On Saturday my club won the Midland 6 Stage Road Relays for the first time in a decade with a dominant victory over all our local rivals. No one got within a minute and fifty seconds of our time and our athletes occupied the top three slots in the list of fastest legs for the day. We led from the very first leg. It was a crushing win.
And I wasn’t part of it.
Despite my best efforts in training and our unoffical trial race at the parkrun the week before, I didn’t get selected for the A team. As the seventh best runner on paper there was no room for me in a team of six. It was a bittersweet victory for me; I was absolutely thrilled that my friends and training partners were rewarded for their hard work and had the chance to taste success, but at the same time I was frustrated at myself for not being among them.
I need to remember that this is the exact reason I moved club last year, though. I wanted more competition and I wanted to be surrounded by other athletes who were going to drag me along with them. Sometimes that means being picked for the B team. Now I need to use this as motivation to improve. Next time the road relays come around I want the gold medal hanging round my neck.
Monday: AM 9km easy / PM 11km easy (20)
Tuesday: AM 9km easy / PM 9km easy (18)
Wednesday: rest (0)
Thursday: 10km easy (10)
Friday: 8km easy (8)
Saturday: Midland 6 Stage, 8th on leg 1 in 18:30 (14)
Why, one might ask, is this a noteworthy or remarkable occurence? After all, I have not broken 15 minutes countless times. I am an expert at not breaking 15 minutes. I am reliable and dependable and if you ever need someone to not break 15 minutes, I’m your man. My failures at breaking the barrier outweigh, by some margin, the number of times (one) that I have.
Yet despite my impressive aptitude for failing to get round twelve-and-a-half laps in under a quarter of an hour, I was very pleased with yesterday’s run. In fact, my near miss was almost as satisfying as the time I actually did it. It confirmed my belief that I have taken another step forward this season. Backing up a PB with another time in the same ballpark is reassuring and shows that you are on a new level; it shows that the performance was no fluke.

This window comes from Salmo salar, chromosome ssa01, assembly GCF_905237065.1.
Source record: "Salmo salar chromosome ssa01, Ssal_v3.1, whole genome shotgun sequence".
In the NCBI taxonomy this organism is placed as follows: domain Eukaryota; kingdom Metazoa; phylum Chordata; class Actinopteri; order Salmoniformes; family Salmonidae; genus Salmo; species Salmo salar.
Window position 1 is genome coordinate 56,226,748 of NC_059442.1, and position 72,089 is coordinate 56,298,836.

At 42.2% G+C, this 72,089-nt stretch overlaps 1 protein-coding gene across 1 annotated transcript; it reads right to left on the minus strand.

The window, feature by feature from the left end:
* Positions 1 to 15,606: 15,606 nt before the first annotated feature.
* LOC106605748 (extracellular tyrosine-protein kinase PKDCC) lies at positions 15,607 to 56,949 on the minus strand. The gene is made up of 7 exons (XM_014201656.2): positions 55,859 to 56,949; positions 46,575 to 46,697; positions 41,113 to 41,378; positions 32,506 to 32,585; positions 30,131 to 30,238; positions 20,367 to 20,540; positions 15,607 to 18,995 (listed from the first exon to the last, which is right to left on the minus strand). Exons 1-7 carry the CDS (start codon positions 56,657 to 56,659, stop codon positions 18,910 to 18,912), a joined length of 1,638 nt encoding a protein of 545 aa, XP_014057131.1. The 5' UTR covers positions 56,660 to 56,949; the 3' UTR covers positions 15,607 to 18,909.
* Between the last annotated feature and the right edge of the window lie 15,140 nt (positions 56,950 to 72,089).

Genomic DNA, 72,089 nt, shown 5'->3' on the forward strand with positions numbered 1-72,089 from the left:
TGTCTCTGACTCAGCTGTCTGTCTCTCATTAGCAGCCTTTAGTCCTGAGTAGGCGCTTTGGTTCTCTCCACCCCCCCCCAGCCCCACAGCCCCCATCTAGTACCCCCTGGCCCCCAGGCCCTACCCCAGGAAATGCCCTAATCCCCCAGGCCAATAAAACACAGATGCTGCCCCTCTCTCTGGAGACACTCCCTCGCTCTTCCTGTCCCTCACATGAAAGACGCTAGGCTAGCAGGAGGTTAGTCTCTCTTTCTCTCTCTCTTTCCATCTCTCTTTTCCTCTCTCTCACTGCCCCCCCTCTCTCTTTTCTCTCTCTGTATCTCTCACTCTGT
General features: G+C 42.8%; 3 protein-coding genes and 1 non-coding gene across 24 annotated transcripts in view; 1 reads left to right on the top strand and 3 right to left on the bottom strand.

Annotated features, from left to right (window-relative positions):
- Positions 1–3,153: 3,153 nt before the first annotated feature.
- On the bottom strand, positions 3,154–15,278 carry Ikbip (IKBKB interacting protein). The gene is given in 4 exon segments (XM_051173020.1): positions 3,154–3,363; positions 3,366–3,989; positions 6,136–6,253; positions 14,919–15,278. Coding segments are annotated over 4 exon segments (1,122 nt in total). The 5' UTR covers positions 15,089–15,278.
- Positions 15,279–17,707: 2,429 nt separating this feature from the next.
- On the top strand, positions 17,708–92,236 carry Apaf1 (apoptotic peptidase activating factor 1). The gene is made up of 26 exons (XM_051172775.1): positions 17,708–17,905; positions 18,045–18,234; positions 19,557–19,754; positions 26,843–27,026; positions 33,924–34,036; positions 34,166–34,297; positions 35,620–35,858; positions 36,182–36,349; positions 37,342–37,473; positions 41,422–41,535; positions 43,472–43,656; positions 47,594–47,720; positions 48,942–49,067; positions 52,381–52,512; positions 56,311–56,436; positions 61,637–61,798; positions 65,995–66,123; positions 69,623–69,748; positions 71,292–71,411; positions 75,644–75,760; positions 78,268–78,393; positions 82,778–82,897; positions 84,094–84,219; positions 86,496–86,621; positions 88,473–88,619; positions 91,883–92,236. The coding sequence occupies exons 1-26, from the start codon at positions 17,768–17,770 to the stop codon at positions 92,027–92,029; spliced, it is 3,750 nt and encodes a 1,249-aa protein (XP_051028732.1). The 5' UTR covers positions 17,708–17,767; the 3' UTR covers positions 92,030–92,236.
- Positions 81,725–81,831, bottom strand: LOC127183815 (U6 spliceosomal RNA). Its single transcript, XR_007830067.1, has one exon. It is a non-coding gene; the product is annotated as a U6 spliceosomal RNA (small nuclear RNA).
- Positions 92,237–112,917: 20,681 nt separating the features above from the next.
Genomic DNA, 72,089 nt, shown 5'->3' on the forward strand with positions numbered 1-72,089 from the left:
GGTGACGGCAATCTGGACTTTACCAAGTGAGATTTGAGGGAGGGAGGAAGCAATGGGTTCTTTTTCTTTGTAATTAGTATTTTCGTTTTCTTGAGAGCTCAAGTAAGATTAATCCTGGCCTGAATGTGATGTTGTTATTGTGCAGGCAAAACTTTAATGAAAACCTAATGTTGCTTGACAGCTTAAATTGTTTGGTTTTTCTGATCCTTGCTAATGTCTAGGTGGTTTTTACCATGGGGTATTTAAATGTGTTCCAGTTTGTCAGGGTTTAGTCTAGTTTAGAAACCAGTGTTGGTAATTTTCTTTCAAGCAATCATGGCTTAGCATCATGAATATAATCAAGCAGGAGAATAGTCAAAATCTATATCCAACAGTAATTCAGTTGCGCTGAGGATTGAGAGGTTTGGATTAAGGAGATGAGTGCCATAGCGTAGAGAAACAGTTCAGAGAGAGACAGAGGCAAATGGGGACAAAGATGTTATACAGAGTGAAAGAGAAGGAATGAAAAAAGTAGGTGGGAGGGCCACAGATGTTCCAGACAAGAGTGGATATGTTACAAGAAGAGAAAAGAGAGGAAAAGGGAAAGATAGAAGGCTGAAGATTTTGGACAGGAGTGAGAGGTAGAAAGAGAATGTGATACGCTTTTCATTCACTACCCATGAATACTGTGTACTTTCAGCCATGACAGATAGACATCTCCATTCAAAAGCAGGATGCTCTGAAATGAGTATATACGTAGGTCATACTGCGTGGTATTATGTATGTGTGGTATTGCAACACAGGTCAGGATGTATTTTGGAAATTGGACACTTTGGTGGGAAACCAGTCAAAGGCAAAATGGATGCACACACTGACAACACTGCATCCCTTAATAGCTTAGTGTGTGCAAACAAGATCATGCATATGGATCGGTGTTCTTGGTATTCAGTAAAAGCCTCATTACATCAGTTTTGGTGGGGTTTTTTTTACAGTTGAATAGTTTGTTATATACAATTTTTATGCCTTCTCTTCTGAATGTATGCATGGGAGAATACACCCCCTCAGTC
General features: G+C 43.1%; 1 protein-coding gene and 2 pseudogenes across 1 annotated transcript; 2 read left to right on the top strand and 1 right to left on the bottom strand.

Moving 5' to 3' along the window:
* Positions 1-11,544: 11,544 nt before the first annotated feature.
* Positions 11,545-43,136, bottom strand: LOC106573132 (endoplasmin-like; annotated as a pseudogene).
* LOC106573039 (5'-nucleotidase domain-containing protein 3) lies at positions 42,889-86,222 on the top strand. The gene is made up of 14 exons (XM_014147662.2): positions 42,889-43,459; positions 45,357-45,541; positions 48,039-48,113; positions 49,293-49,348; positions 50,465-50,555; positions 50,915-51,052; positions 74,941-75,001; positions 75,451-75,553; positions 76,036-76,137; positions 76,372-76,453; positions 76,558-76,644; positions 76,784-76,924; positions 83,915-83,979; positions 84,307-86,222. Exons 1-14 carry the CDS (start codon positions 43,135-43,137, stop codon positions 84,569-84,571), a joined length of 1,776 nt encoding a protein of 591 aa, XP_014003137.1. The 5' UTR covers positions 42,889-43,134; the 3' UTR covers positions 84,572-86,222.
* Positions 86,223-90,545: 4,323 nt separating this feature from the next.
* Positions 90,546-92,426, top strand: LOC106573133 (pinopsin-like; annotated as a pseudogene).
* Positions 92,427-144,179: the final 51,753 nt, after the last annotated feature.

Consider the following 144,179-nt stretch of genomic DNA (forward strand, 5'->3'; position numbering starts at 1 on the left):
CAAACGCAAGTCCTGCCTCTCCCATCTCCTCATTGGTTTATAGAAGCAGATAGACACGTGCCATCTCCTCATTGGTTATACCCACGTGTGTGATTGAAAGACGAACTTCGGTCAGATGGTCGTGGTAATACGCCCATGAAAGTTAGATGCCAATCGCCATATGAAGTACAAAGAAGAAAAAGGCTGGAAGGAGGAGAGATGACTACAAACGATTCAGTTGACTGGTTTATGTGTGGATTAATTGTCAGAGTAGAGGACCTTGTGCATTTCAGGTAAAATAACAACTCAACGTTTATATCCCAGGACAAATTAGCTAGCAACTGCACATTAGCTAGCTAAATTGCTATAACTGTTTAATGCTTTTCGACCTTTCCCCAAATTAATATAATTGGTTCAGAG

I also feel that yesterday’s run was intrinsically better than my 14:59. It rained constantly throughout my race and the track was soaked. I went for it, stringing together a succession of 70-second laps in the middle of the race in the knowledge I had nothing to lose, and paid for it later on when I got dropped from the lead group I had fought hard to get on to. Despite this, I had decent strength and didn’t completely blow up having gone off at 14:45 pace. I learned that I am not yet in that kind of shape but also learned that I’m really not too far away. With even pacing I would have run a personal best but wouldn’t have learned anything about where my limit is.
Last night’s race has made me excited and hungry for next season, and in the shorter term, motivated for the cross country races that winter brings. But first a break…
Monday: 10km easy (10)
Tuesday: AM 8km easy / PM 13km moderate, weights (21)
Wednesday: 10km easy (10)
Thursday: AM 10km easy / PM 12*100 on grass (20)
Friday: rest (0)
Saturday: AM 6km easy / PM BMC Gold Standard B race – Milton Keynes, 6th in 15:00.71 (17)
Last week I took 5 seconds off my personal best for 3000m but felt like I could have gone quicker. Under instructions from my coach not to throw away time in the first few laps of a race, I went out hard and hung on; my splits were 2:51, 2:54 and 2:57. Although this probably isn’t the optimal way of doing it I was pleased to have held on well after starting quickly. Having strength is reassuring given that my final two races of the season are a steeplechase and a 5000m. Despite leaving the race feeling like I could have knocked a few seconds off with better pacing, my overwhelming feeling was one of confidence in my fitness.
Monday: 10km easy (10)
Tuesday: AM 6km easy / PM Stretford Open 3000 – 15th in 8:42.21 (15)
Wednesday: AM 11km easy / PM 9km easy (20)